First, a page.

Raising money for your startup? Our series A & lessons learned
As you may have heard, just over a week ago (on Cinco de Mayo!) Dasheroo officially launched and announced our $3,250,000 Series A funding. Woo hoo! Now, I don’t know about you, but that’s a boatload of money. Sure, uber just announced an additional $1.6 BILLION (debt) raise on top of a recent $1.2 billion round, so $3.25MM could get lost under their couch cushions. Good luck, uber!
But back to ‘lil ‘ole Dasheroo, raising money for your startup and the lessons learned. Thanks to our awesome users, we got the vote of confidence for our very first round of funding. Here’s some things I learned from the process:
- Bootstrap it for a while: At Dasheroo, we kept our day jobs for the first several months, working nights & weekends for free. Then working full time for very reduced pay. We squeezed a dime outta every nickel in the process. Why is this a good plan? First, it instills a sense of financial responsibility in everyone. Second, it should allow you to show some progress, prior to asking for money which just about anyone who will give you money will want to see. At Dasheroo, we have investors that love what they call our ‘blue collar’ approach, meaning the ability to get a lot done with a little, and roll with ‘surprises’ in the form of macro economic issues or potential pivots.
- Put skin in the game: Similar to above, if you and your founders can invest even a little of your own money it gives investors a lot more confidence in your conviction. At Dasheroo, each of the 4 co-founders invested, as did our parents. Talk about pressure!
- Make sure you need it: And really want It. This is my 3rd start-up. For the first 2, we raised just over $1MM total for each. That’s great. It vastly reduces ‘dilution’ but may also mean slower growth depending on your business. A lot of founders grapple with this dilemma, fearing the dilution quandary and the pressure by taking ‘VC money’. So unless you feel very strongly about your near-term ability to execute, think twice! At Dasheroo, we see a large window of opportunity to own a big chunk of the global business dashboard market, so we jumped on the opportunity to grow fast.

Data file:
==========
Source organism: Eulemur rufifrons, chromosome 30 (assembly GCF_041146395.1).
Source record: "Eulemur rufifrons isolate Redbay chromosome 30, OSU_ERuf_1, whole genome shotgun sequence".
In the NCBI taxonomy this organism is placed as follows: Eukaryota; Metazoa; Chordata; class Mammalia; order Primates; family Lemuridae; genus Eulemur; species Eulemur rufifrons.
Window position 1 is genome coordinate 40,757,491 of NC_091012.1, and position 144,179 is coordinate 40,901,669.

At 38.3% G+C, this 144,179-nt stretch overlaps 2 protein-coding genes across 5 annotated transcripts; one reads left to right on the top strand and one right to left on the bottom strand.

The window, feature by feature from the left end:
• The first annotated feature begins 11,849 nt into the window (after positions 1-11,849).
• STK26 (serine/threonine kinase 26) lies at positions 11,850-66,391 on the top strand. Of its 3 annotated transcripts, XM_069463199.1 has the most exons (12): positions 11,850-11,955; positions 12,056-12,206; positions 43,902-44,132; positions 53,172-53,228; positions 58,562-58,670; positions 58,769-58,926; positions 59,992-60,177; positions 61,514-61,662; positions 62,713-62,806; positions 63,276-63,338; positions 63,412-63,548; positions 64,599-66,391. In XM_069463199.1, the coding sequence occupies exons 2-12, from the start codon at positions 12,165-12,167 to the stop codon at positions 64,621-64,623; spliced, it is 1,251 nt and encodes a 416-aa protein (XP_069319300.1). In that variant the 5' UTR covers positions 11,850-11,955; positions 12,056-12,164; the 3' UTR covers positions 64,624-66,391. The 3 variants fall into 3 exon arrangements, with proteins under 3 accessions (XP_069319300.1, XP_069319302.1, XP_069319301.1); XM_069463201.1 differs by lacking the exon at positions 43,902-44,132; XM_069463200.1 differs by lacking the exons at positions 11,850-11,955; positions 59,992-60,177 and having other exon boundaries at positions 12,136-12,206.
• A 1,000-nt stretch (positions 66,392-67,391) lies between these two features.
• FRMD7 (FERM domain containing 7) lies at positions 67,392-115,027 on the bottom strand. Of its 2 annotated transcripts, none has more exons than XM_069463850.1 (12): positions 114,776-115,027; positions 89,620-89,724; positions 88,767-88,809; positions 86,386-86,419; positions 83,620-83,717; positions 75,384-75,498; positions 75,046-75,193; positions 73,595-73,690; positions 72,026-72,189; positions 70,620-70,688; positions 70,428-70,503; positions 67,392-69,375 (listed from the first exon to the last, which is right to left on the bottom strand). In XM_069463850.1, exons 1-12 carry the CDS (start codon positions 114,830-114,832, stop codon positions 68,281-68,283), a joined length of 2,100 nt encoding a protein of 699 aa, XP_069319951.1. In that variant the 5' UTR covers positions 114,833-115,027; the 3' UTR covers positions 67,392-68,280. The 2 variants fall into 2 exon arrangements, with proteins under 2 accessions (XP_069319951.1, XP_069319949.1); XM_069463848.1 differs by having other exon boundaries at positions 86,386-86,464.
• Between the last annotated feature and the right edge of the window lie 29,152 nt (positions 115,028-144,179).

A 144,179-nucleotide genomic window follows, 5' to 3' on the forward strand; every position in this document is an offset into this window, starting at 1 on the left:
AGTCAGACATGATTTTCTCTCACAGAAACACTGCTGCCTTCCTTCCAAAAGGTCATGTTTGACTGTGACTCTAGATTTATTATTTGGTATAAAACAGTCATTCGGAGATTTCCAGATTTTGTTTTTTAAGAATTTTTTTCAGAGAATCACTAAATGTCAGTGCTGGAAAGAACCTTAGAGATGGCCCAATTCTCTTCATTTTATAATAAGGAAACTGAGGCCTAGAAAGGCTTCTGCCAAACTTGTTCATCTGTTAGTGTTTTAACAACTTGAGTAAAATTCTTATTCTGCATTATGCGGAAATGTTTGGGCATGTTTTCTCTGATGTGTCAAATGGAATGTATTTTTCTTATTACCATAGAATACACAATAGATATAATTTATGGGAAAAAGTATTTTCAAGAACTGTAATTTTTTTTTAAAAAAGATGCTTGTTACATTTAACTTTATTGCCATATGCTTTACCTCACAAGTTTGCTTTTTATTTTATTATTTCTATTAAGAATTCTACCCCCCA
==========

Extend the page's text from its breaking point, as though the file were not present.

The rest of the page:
- Develop a great story: I know, duh! But seriously, you need a concise and compelling pitch deck, and you need to rehearse it like crazy. We were fortunate to raise the first $2MM of our round without a pitch deck, but that doesn’t mean I didn’t have a ‘pitch’, it just wasn’t in the form of slides. But I needed a pitch deck for the last $1MM, and spent several weeks on it prior to having it be ready for prime time. Need some examples? Check out SlideShare, they have tons of actual pitch decks from companies like Square and LinkedIn.
- Don’t B.S.: Investors can smell it a mile away, and you will lose respect immediately. No one expects you to know everything, and if you get stumped during a pitch…well, you probably will freak out a little bit! So prepare all you can, make sure you hit the big notes and also prepare that you may get asked a question or two you can’t answer completely. Cop to it and stop the panic jig.
- Focus on metrics: Especially if this is your first rodeo, your potential investors want to be comfortable that you understand the metrics that will drive your business. So even if you don’t have all the metrics you’d like early on, and/or the metrics aren’t as strong as you’d like them to be, your understanding of your KPIs is key to establishing trust.
- Don’t take money from a-holes: Just like the adage “Don’t hire assholes”, why take money from folks you don’t feel good about? Please do not underestimate this suggestion. At Dasheroo, we are fortunate that our lead investors, Cloud Apps Capital Partners, are not just brilliant folks, they understand our business freemium model as well as anyone and they are like family. A very functional, business-focused family ☺
- Don’t blow it all in one place! You may feel extreme pressure to ‘put that money to work’ ASAP. And sure, your investors want to see rapid progress. But keep your head on your shoulders and keep some $ in the tank for opportunities that you may not have anticipated or problems like economic downturns or just plain screw-ups you make. Bottom line, have a solid financial plan, and it usually makes sense to spend the biggest % of your early stage funding on hiring exceptional people. At Dasheroo, less than 10% of our series A will be spent on conventional marketing, and about 80% is budgeted for hiring awesome folks.
- Don’t give up! Hey, we were very fortunate for our first outside investment (thank you Cloud Apps) to be significant. But that didn’t mean we didn’t get a lot of passes after that. We did. Even when we were within $250,000 of our $3,000,000 goal. I almost closed the round early, and then within 72 hours had 2 initial meetings with 2 incredibly influential investors who each came in at $250,000. I never would have imagined that, but we hung in there, and it happened.
Alright, for sure there is not ‘one’ formula for raising money for your startup. And we’ve all seen those crazy exciting exits like SnapChat and Instagram. But for most of us, it’ll be a bit more of a long haul. So hopefully the learnings above are helpful to you. Have some other ideas? Disagree with me? Let me know!